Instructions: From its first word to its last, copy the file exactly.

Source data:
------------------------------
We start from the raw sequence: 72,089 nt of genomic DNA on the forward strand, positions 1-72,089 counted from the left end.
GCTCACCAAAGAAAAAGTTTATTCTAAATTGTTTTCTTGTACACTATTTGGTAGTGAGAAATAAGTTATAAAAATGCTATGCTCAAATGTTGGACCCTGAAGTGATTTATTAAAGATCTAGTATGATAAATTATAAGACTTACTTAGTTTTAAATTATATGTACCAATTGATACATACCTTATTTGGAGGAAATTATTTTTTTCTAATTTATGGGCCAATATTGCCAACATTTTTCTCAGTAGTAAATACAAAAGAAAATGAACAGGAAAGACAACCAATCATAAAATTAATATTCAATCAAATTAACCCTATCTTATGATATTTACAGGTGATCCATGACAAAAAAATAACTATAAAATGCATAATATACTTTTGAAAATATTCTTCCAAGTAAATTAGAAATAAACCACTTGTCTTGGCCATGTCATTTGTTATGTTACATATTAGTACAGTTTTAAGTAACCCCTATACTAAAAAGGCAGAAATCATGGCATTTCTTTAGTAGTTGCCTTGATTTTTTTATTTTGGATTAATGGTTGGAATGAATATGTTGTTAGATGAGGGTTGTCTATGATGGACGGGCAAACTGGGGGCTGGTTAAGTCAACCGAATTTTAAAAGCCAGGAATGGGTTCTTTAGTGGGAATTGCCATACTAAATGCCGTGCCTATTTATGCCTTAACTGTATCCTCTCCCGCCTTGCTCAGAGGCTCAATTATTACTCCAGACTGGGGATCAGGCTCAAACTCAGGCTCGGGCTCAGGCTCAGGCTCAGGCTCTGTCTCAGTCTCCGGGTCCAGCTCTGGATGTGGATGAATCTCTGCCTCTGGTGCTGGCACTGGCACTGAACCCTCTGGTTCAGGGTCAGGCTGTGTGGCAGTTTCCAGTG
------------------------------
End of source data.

We start from the raw sequence: 72,089 nt of genomic DNA on the forward strand, positions 1-72,089 counted from the left end.
GCTCACCAAAGAAAAAGTTTATTCTAAATTGTTTTCTTGTACACTATTTGGTAGTGAGAAATAAGTTATAAAAATGCTATGCTCAAATGTTGGACCCTGAAGTGATTTATTAAAGATCTAGTATGATAAATTATAAGACTTACTTAGTTTTAAATTATATGTACCAATTGATACATACCTTATTTGGAGGAAATTATTTTTTTCTAATTTATGGGCCAATATTGCCAACATTTTTCTCAGTAGTAAATACAAAAGAAAATGAACAGGAAAGACAACCAATCATAAAATTAATATTCAATCAAATTAACCCTATCTTATGATATTTACAGGTGATCCATGACAAAAAAATAACTATAAAATGCATAATATACTTTTGAAAATATTCTTCCAAGTAAATTAGAAATAAACCACTTGTCTTGGCCATGTCATTTGTTATGTTACATATTAGTACAGTTTTAAGTAACCCCTATACTAAAAAGGCAGAAATCATGGCATTTCTTTAGTAGTTGCCTTGATTTTTTTATTTTGGATTAATGGTTGGAATGAATATGTTGTTAGATGAGGGTTGTCTATGATGGACGGGCAAACTGGGGGCTGGTTAAGTCAACCGAATTTTAAAAGCCAGGAATGGGTTCTTTAGTGGGAATTGCCATACTAAATGCCGTGCCTATTTATGCCTTAACTGTATCCTCTCCCGCCTTGCTCAGAGGCTCAATTATTACTCCAGACTGGGGATCAGGCTCAAACTCAGGCTCGGGCTCAGGCTCAGGCTCAGGCTCTGTCTCAGTCTCCGGGTCCAGCTCTGGATGTGGATGAATCTCTGCCTCTGGTGCTGGCACTGGCACTGAACCCTCTGGTTCAGGGTCAGGCTGTGTGGCAGTTTCCAGTG